In fact, if you had been paying attention and weren't a kneejerk Google hater, you'd know that the previous rules were ones that Google and Verizon hashed out together.

    Google used to be strongly for net neutrality, but that's gone away.

     

    reply to this | link to this | view in thread ]

  14.  
    identicon
    Anonymous Coward, May 20th, 2014 @ 7:22pm

    Re: Re: And how much funding did the others receive from GOOG?

    I'm with Mike on this one. Where are you Google, Amazon, et al? Do they know something we don't know? Some data: http://www.theregister.co.uk/2014/05/16/net_neutrality_opponents_outspent_backers_by_three_to_one_ma rgin/

     

    reply to this | link to this | view in thread ]

  15.  
    identicon
    Anonymous Coward, May 20th, 2014 @ 10:40pm

    Re:

    Because, um, Comcast want more money from everyone, and are willing to extort everyone?

    wait, no, that's too impolitic. Um, Lobbying! Yeah, that's the one!

     

    reply to this | link to this | view in thread ]

  16.  
    identicon
    Whatever, May 21st, 2014 @ 12:40am

    hard place rock interface

    Really, there are many problems in the game here. Trying to paint the problem as "who paid the most for influence" is an attempt to ignore the core issue and to instead win with mud flinging.

    The arguments of "average versus peak" payouts are also somewhat self serving, because too much data is missing.

    How many members of the house (a) got money from Comcast, and (b) are in districts served by comcast? See, Comcast could be giving more money where they do business (wise idea) and as a result, the average over the whole house is lower, because some members may have gotten nothing or only a token amount.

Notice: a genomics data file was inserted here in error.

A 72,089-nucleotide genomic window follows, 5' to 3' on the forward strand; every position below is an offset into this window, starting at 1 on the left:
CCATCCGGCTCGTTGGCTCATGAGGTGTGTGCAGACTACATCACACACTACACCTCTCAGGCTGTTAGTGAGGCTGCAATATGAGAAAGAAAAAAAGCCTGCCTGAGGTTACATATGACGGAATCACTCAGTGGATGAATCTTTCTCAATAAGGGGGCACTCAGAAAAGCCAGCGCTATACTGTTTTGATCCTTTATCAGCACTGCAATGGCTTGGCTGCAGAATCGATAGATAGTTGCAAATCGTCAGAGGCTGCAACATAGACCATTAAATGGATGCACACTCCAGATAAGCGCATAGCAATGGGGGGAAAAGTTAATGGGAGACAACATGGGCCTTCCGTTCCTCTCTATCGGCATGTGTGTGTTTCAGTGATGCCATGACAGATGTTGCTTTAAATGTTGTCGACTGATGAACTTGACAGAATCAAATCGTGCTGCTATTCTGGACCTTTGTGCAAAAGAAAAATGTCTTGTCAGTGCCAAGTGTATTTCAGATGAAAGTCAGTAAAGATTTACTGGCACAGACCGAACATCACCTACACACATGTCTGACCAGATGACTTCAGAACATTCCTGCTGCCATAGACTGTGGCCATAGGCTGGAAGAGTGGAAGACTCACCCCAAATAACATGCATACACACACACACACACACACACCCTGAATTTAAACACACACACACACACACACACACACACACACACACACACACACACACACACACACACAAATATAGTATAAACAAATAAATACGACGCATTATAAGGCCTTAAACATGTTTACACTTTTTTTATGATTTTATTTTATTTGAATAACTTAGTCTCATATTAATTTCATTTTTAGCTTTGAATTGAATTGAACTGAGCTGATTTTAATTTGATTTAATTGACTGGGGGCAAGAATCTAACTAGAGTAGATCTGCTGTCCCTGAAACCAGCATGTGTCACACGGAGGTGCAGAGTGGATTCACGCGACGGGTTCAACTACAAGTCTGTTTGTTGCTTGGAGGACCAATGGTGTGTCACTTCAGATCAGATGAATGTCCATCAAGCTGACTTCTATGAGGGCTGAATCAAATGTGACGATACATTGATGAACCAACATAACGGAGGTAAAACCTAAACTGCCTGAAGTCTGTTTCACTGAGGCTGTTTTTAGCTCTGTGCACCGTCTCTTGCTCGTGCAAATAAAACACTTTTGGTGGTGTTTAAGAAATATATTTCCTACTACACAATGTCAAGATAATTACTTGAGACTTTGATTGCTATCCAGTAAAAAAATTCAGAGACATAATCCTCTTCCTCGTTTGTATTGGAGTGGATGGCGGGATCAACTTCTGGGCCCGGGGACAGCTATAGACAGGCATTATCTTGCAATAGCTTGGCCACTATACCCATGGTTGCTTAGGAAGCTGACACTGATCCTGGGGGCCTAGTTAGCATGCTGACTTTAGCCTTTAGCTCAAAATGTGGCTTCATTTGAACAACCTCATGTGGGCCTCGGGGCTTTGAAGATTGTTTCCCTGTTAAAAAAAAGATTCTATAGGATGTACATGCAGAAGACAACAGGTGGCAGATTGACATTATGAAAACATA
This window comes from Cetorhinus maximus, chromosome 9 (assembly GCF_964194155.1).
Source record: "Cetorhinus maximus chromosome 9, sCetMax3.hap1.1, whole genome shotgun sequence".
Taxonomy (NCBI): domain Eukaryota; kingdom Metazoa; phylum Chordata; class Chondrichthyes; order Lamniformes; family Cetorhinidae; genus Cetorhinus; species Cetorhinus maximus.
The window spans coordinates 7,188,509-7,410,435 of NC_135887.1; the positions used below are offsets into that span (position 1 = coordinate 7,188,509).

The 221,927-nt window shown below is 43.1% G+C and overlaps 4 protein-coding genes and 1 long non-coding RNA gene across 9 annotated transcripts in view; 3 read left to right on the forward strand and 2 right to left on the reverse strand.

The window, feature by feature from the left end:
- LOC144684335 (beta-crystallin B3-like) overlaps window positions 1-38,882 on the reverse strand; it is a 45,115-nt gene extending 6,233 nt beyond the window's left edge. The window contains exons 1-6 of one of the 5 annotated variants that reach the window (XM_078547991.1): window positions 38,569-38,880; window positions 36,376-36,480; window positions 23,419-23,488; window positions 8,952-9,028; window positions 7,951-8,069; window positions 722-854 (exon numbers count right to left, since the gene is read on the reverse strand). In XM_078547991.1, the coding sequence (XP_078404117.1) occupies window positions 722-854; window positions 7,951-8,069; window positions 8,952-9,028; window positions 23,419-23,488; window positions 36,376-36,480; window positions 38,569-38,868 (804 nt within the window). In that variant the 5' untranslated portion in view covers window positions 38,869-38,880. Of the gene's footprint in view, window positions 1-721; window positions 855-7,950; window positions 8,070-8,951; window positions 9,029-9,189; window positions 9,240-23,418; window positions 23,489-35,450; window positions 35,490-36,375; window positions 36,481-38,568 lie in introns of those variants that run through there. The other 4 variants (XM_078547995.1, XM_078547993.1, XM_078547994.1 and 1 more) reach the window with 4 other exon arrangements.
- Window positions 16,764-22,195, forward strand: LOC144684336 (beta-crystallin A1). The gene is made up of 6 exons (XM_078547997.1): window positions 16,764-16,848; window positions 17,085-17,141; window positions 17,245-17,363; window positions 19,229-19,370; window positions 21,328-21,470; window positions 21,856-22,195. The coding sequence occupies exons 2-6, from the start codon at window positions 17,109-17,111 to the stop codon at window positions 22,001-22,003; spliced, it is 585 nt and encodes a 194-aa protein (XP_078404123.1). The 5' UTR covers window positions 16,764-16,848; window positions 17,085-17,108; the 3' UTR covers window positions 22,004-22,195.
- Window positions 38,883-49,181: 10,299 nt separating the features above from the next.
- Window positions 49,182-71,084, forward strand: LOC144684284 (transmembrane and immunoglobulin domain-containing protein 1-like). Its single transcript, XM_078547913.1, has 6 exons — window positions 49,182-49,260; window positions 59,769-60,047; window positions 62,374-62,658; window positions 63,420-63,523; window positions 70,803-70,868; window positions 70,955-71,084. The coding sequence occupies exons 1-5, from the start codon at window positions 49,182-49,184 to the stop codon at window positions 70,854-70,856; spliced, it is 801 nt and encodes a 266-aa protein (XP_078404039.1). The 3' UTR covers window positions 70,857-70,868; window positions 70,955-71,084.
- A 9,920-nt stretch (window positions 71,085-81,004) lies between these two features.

Once you start comparing to "average" you need to show what is involved in average. If one member gets $25k and another gets nothing, the guy who got 25K got twice the average. Sounds like something you should be mad about, until you realize that the average contains someone who got nothing.

    It is quite possible that the Republican members are in areas where Comcast is particularly large, where the democrats are in smaller areas, as an example. The lack of information shows only an attempt to make us draw a conclusion without knowing the whole picture.

    Yes, those who got contributions are signing the letter. However, it's entirely possible that Comcast is also a large employer in their districts, that uncertainty could hurt the people in those districts, and thus, the letter signers are doing so not because of how much their received in contributions, but rather as to how important this issue is the people they represent. Without information to match these guys to Comcast and districts, we just don't know.

    As for Google, well, the do no evil thing was ignored ages ago. Google doesn't want or need net neutrality anymore, they just need a way to pay for better pipes.

     

    reply to this | link to this | view in thread ]

  17.  
    identicon